Catherine at Roche Bobois South Africa

design house Roche Bobois - catherine-timotei

Contemporary Corsican artist Catherine Timotei’s striking artwork displayed at renowned French furniture design house Roche Bobois South Africa to enhance the nouveaux classique pieces in their new showroom. This exhibition will run until the end of June. Go and check it out!

Venue: Roche Bobois, 10 Kloof St, Cape Town
Time: Mon to Fri 9am to 5pm | Sat 9am to 2pm
Cost: Free

Artist Jean Jullien Harnesses His Instinctive Human Reaction to Create Viral #PeaceforParis Drawing

jean jullien

Jean Jullien Peace for Paris (2015)
Photo: Jean Jullien (@jean_jullien) via Instagram.

artnet news | Sarah Cascone

With the world still reeling following the tragic events in Paris on Friday, one image has become a symbol of peace in the wake of coordinated acts of terror that left 129 people dead and 352 injured. Within mere hours of the attacks, an Eiffel Tower peace symbol designed by London-based French graphic designer Jean Jullien had gone viral, accompanied by the hashtag #PeaceforParis…

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After a Turbulent Couple of Years, Oscar Murillo Hits Reset in London by Going Back to His Roots

oscar murillo

An installation view of Oscar Murillo’s show “binary function,” at David Zwirner London, Oct. 10 – Nov. 20, 2015.

Artspace | Mat Smith

The last three years have been a whirlwind for the Colombian artist Oscar Murillo. He graduated from London’s Royal College of Art in 2012, signed to David Zwirner the following year, and subsequently became the subject of heated art world debate when his prices rocketed (in some cases by as much as 3,000 percent). While his prices have since fluctuated, a painting of his earned his fifth-highest price at auction last month when it sold for $374,395 at Christie’s London; just this week, another painting sold for $245,000 in the 20th Century and Contemporary Art day sale at Phillips in New York…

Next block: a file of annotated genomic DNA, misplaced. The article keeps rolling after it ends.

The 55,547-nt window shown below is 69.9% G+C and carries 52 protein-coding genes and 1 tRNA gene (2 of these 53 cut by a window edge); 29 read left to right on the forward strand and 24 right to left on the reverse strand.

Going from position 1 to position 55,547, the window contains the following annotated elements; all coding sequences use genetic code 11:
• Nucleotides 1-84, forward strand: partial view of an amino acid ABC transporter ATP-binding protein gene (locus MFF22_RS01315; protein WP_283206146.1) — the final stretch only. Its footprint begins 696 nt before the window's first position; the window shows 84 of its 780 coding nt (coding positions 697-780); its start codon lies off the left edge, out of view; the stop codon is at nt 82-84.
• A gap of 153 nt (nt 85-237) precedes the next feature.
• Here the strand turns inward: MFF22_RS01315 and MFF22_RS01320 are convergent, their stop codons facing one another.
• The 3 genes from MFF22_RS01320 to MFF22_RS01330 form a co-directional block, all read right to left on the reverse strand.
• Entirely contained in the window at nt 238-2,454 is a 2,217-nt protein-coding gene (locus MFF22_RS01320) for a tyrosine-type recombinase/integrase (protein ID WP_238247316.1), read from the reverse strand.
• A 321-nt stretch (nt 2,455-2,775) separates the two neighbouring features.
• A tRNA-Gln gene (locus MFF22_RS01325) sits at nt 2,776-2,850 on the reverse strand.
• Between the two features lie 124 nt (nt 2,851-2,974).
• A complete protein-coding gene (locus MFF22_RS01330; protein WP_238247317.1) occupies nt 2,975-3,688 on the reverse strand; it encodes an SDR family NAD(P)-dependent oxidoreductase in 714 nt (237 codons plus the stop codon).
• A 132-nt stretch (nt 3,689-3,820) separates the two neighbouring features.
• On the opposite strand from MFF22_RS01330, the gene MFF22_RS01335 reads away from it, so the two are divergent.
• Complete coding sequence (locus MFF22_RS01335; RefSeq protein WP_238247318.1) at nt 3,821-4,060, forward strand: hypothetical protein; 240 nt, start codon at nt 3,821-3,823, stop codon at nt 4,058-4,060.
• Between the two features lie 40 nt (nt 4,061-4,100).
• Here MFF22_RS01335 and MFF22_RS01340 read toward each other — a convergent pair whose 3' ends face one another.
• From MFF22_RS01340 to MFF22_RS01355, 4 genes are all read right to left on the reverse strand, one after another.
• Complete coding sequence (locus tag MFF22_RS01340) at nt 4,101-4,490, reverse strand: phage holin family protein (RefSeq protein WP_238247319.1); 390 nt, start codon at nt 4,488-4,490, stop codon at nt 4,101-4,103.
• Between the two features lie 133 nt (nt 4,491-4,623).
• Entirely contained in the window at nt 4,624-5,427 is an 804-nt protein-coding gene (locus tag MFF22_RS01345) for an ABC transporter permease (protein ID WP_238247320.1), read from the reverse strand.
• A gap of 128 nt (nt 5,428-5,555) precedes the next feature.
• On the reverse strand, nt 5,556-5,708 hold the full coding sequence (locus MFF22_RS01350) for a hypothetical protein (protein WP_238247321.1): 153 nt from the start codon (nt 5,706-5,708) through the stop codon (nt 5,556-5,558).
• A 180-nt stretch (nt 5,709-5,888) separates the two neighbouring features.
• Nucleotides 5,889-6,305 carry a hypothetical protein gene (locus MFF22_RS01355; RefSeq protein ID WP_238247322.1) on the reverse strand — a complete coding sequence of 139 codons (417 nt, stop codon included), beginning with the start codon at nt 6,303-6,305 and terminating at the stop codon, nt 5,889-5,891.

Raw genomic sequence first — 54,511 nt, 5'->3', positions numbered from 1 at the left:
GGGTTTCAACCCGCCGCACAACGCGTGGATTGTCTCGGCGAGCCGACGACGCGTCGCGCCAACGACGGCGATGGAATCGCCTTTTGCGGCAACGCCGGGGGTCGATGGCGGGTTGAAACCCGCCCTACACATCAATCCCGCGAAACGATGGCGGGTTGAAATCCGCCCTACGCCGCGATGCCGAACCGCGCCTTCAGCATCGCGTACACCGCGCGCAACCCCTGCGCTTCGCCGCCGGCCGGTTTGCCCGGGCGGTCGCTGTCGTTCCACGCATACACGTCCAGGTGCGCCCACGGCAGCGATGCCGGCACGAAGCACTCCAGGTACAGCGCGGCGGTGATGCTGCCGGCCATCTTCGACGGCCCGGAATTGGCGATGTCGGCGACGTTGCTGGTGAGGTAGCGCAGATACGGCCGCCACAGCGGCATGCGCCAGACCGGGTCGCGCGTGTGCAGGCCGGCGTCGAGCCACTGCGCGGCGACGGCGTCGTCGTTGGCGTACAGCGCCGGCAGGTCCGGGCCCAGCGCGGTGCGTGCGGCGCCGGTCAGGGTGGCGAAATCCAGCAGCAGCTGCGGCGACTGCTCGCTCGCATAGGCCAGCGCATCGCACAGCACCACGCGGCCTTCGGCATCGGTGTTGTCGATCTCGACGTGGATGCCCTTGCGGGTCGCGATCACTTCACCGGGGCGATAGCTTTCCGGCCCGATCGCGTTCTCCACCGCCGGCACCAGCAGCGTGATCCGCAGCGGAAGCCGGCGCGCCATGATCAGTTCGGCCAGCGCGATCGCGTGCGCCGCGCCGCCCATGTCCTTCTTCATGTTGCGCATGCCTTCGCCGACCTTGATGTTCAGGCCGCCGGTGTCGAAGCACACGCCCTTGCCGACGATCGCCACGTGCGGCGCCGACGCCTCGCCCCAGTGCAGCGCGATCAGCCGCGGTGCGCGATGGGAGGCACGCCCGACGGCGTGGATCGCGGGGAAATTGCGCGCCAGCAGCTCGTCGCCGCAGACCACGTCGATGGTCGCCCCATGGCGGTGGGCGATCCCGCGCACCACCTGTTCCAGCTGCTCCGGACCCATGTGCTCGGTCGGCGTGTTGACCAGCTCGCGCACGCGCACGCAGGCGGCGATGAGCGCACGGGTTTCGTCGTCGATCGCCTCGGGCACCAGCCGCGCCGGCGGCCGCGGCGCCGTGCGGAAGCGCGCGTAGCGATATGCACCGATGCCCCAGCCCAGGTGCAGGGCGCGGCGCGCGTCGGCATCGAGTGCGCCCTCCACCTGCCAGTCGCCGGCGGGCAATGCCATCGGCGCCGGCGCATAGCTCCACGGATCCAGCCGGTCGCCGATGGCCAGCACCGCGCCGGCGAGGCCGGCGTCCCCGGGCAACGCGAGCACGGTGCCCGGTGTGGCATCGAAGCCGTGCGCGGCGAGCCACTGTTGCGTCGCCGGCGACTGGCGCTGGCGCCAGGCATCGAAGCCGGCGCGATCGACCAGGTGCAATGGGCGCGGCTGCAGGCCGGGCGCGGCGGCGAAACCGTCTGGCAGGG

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Photographer Catherine Opie on How Holbein, Da Vinci, and Cindy Sherman Shaped Her View of the Body


Catherine Opie’s photograph Angelina Scheirl, 1993, from Phaidon’s Body of Art. Courtesy Regen Projects, Los Angeles © Catherine Opie.

Artspace | Karen Rosenberg

The photographer Catherine Opie emerged during the era of the culture wars with searing, confrontational portraits and self-portraits—works that simultaneously asserted queer identity, aspirational American domesticity, and membership in the art-historical fraternity of Holbein, Bronzino, et. al.. In one of her best-known works, Self-Portrait / Cutting (1993), Opie turned away from the camera to reveal a childlike image of a house and a stick-figure couple that had been carved into the skin of her upper back. Behind her was a rich background of green brocade, reminiscent of the one in Holbein’s Portrait of Thomas Cromwell

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